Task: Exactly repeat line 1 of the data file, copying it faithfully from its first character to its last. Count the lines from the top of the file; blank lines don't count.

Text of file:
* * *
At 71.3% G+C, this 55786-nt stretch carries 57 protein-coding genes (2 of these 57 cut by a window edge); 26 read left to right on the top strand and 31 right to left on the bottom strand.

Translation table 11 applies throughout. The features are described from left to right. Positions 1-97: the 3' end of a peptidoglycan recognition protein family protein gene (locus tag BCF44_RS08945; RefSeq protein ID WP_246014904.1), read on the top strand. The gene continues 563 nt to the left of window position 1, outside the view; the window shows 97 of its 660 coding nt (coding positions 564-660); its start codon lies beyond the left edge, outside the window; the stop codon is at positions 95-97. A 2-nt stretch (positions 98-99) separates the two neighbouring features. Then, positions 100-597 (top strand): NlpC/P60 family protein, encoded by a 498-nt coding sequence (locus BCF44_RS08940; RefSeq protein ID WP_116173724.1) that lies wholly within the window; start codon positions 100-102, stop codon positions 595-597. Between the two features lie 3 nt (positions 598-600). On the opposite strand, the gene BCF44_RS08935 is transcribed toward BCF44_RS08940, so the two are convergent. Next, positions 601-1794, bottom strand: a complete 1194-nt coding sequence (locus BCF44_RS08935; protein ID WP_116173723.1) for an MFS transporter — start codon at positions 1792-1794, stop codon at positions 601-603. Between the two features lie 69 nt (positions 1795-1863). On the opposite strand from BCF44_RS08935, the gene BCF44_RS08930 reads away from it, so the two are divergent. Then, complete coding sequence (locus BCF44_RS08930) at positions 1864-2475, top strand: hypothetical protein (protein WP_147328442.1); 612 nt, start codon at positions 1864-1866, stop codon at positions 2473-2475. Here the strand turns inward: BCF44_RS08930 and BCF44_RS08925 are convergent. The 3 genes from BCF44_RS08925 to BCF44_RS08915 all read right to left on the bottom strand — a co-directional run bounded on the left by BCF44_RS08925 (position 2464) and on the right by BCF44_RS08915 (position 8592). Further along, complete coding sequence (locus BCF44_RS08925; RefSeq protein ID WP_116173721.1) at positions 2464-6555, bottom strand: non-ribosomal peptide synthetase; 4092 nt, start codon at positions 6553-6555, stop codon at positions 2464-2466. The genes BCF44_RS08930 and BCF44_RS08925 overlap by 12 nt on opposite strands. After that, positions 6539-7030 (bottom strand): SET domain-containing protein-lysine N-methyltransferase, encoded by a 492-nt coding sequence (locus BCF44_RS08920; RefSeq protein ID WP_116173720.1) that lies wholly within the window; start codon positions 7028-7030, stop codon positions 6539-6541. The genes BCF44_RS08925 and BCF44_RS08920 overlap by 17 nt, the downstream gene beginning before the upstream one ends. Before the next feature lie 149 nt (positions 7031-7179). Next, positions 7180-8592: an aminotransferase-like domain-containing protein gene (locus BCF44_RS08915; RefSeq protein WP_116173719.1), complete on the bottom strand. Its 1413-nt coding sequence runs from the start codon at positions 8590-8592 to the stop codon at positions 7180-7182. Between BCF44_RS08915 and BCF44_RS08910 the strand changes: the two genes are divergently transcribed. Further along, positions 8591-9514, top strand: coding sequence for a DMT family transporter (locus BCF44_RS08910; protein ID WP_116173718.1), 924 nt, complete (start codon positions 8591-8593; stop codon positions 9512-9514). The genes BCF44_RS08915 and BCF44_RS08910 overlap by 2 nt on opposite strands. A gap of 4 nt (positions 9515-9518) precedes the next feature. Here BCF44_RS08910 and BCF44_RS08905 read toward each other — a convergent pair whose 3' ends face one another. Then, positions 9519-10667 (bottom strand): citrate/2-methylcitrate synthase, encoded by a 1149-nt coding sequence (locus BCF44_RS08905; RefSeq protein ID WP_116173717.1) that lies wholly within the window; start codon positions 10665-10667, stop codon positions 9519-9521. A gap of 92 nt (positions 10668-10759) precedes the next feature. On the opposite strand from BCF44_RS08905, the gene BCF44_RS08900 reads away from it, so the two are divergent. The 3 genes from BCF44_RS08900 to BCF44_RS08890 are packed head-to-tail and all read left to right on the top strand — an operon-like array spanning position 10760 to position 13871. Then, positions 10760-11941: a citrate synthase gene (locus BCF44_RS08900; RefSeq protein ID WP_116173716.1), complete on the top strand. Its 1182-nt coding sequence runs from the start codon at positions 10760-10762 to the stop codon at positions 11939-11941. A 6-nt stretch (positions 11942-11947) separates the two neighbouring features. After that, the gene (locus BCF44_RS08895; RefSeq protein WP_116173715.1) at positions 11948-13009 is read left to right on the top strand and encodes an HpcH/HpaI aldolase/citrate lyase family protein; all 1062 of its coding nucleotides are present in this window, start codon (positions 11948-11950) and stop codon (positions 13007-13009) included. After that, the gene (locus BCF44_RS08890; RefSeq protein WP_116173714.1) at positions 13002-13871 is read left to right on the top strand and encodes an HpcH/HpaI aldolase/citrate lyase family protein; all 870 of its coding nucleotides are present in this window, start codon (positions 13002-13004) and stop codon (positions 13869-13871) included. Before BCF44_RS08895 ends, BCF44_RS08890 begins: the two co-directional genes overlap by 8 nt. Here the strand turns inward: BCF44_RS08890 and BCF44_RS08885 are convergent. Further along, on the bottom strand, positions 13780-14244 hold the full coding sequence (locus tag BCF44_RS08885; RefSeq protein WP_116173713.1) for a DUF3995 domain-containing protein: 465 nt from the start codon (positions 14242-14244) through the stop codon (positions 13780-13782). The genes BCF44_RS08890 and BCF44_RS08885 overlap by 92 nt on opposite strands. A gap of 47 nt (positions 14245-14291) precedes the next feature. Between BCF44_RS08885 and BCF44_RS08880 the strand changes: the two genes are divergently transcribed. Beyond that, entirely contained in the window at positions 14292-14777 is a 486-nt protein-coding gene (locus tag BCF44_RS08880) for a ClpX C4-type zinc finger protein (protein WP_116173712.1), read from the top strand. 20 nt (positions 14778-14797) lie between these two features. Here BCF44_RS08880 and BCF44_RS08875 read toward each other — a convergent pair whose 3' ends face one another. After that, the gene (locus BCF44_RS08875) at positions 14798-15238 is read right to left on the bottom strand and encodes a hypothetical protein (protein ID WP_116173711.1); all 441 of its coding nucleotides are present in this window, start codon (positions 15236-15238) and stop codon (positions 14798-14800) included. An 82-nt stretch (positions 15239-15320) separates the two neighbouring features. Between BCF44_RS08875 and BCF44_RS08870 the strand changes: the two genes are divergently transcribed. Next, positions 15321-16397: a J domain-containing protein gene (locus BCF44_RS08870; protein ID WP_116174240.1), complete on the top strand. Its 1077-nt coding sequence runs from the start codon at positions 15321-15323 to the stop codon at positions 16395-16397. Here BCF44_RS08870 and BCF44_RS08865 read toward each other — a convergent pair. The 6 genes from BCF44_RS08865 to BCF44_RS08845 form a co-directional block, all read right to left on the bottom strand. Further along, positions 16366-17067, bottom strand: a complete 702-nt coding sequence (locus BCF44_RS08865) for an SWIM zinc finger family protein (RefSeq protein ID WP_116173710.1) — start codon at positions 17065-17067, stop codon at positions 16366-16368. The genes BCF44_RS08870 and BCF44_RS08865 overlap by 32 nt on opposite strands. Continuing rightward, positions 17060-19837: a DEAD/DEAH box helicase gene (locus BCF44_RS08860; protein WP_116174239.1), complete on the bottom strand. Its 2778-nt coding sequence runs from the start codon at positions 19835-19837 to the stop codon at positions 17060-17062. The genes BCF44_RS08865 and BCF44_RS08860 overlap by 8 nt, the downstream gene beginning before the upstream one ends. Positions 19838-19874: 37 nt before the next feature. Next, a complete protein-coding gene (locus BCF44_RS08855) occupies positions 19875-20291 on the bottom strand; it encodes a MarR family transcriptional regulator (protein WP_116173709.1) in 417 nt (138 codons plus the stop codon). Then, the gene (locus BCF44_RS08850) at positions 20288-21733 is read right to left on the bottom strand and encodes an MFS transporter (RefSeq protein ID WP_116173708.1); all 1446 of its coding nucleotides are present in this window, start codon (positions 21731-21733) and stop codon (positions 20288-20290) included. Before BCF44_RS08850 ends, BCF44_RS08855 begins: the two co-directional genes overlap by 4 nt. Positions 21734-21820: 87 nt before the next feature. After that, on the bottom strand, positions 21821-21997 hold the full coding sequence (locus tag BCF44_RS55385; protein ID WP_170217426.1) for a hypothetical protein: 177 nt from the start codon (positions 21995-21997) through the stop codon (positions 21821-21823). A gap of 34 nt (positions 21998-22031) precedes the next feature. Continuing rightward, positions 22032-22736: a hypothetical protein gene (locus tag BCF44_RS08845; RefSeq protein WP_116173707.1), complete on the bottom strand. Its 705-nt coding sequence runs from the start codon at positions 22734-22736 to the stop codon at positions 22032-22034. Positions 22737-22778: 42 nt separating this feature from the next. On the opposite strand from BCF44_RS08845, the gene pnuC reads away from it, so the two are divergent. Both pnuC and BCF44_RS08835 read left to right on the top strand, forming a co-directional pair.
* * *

At 71.3% G+C, this 55786-nt stretch carries 57 protein-coding genes (2 of these 57 cut by a window edge); 26 read left to right on the top strand and 31 right to left on the bottom strand.